Archive for ‘White wine’

October 20, 2020

Sea Star Ortega, 2019

A whack of stone fruit, notably apple and pear, with an apple cider acidity that rounds out the syrupy weight.  Delightfully light and weighty all at once; heaps more likable than the Salish Sea, which we dissed a few weeks back…

Sea Star generally grows the right grapes in the right region and makes wines that are complementary to so much west coast cuisine, most commonly low in alcohol, and inherently social.  But they can miss, as well.  For a light lunch, an afternoon aperitif, or just to pair with a nibble of cheese, the Ortega fits the bill.

Price: $24.27 at the Saturna General Store.

Market Liquidity: Easy on the palate and the pocketbook.

September 18, 2020

Sea Star Salish Sea, 2019

We have waxed poetic on Sea Star.  Oh my goodness have we said some fine things about Sea Star.  But alas we are parting ways on this year’s Salish Sea.

Where to begin?  Sweet but not pleasant.  Light, but watery (look at the wine glass, it could be flat Perrier).  Thin without redemption.  Mediocre with food and banal as a sipper.  I don’t know if there’s too much tropical with not enough weight, so you get that phoniness of canned fruit cocktail, or whether it was just a bad year.

It pains me to write this.  Seriously.

Check out the archive, it was total infatuation: The Siegerrebe, 2014, hats off.  The Stella Maris 2015, we were pragmatic but adoring.  The Ortega, 2016, absolutely loved it.  The Pinot Gris 2016; went ga ga. Ga ga. We drooled. So it was crushing to end up with half a case of duds.

Plus, you know, Sea Star is impossible to find.  We pick up a case every year on the Southern Gulf Islands, but outside the SGI good luck.  Oh well, the remainder will make a fine risotto.

Price: $24.27 at Saturna General Store. A very reasonable price I should add

Market Liquidity: Double bogey.

September 18, 2020

Culmina Skin Contact Gewurztraminer No 008

Despite the literal and slightly ludicrous name and number (not a bad thing I guess, Mutiny on the Bunny was, obviously, the Bugs Bunny take on Mutiny on the Bounty) an unusual and striking wine.  As per a few Culmina bottlings it comes with the glass stopper.  The first place I saw this was Alsace, over 10 years ago, but I do think it’s a brilliant idea on light whites where, generally, they get drunk in one go like Kool-Aid.

We opened this to to drink with a poached halibut in light curry; cumin, ginger, garlic, turmeric, coriander, and basil.  It was magnificent.  Often wine works with food, sometimes it clashes (peanuts anyone?) but once in a while you get that marriage, that yin and yang of a wine up to the task but not overpowering the food.  Everything just tastes better together.  It was this stellar complement, this quirky Gewurtz, that made the dinner so much better. If this had occurred in a restaurant the post would end here; five stars.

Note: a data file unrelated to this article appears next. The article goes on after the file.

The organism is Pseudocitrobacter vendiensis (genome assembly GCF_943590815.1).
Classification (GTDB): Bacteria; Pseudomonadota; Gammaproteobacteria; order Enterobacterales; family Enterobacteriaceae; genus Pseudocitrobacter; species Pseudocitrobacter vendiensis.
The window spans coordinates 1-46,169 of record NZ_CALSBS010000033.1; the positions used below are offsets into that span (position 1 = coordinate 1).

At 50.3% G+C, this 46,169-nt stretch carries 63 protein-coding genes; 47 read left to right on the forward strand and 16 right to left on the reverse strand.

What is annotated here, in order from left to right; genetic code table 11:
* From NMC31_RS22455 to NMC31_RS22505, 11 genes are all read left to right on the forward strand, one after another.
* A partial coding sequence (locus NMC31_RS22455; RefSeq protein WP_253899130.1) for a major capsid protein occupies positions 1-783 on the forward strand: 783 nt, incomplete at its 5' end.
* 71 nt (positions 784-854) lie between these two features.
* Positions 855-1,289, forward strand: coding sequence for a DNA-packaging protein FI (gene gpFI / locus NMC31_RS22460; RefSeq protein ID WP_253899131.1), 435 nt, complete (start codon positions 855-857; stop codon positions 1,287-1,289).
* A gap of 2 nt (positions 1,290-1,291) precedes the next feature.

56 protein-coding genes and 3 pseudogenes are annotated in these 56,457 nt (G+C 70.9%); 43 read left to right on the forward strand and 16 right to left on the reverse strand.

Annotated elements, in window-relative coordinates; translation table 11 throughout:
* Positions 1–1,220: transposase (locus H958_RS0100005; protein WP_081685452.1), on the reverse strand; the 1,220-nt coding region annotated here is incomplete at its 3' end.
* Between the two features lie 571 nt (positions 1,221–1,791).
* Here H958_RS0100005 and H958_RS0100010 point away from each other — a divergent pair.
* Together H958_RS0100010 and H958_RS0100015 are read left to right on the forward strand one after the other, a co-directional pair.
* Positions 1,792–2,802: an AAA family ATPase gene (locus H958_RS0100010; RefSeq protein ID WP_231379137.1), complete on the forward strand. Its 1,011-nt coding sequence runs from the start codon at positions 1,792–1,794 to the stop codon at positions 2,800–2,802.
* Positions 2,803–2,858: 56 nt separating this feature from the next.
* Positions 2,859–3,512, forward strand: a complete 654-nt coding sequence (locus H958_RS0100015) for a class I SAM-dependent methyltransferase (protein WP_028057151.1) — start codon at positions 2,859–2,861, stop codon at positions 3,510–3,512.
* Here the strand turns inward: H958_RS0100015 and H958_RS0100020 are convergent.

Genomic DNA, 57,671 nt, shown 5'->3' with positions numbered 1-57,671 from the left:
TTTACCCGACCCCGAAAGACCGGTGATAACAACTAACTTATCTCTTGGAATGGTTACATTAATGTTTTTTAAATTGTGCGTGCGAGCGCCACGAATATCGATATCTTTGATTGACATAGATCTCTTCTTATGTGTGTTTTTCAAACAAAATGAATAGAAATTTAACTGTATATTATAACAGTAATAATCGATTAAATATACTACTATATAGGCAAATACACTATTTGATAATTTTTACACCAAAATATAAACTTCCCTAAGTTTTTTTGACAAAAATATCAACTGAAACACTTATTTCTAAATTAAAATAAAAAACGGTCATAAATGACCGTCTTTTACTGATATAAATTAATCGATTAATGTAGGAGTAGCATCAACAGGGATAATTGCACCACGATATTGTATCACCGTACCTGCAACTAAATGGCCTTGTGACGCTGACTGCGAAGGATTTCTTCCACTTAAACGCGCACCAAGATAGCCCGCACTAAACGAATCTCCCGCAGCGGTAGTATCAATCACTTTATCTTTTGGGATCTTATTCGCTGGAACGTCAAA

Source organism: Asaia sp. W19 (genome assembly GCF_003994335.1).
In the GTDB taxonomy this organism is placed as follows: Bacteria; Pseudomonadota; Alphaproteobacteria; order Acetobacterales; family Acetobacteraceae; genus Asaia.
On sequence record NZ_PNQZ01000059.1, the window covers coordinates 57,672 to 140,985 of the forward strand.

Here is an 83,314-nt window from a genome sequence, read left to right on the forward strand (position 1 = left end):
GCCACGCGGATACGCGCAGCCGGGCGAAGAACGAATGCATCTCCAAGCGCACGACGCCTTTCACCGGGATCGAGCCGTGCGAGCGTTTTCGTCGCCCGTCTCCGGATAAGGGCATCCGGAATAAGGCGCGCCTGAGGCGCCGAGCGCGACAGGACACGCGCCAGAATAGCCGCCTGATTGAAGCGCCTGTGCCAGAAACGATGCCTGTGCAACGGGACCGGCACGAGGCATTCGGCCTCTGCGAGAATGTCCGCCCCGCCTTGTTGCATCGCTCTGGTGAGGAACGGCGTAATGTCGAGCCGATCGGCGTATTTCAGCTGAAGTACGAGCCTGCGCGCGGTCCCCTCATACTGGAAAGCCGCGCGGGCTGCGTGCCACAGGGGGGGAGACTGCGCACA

Of course we didn’t finish the bottle at dinner and later, having another glass just as a sipper, it fell apart. And then another glass, and more disappointment. I don’t know what petroleum tastes like but my guess is something like Vaseline, or this wine, and as a sipper this was harsh and pungent with a fruity attack that cloyed and ridiculously unpleasant on the palate.

So there you go, we loved it and we lost it.

Price: $24 direct from vineyard.

Market Liquidity: More fair weather friend than BFF.

September 3, 2020

Tantalus Old Vines Riesling, 2017 & Tantalus Riesling, 2019

Gismondi gave an over the top review for the 2019 Tantalus Riesling, suggesting we horde; it is after all the current trent. He said “back up the truck” so we took him at his word and got a case of the 2019 and then at private stores sourced some old vines. And I gotta say, it’s good, it’s worth it, but it just didn’t knock our socks off the way his review did.

The OV is sharp and acidic and striking. If there’s a barbed wire Riesling, this is it. The 2019 is more overtly approachable and, on the palate, has plenty of depth and is determined to proclaim itself RIESLING. Both are decently low alcohol and superbly food friendly. But, overall, we reserve judgement. The 2019, after a sample, went “into the cellar” to revisit post-Covid, sometime down the road in the new normal. I’m calling it something to look forward to.

Price: An extremely reasonable $21.75 at the vineyard for the 2019; nearly double for the OV at private stores.

Market Liquidity: At less than $22 a bottle it’s a science experiment; only time will tell.

August 31, 2020

Bartier Brothers Chardonnay, 2016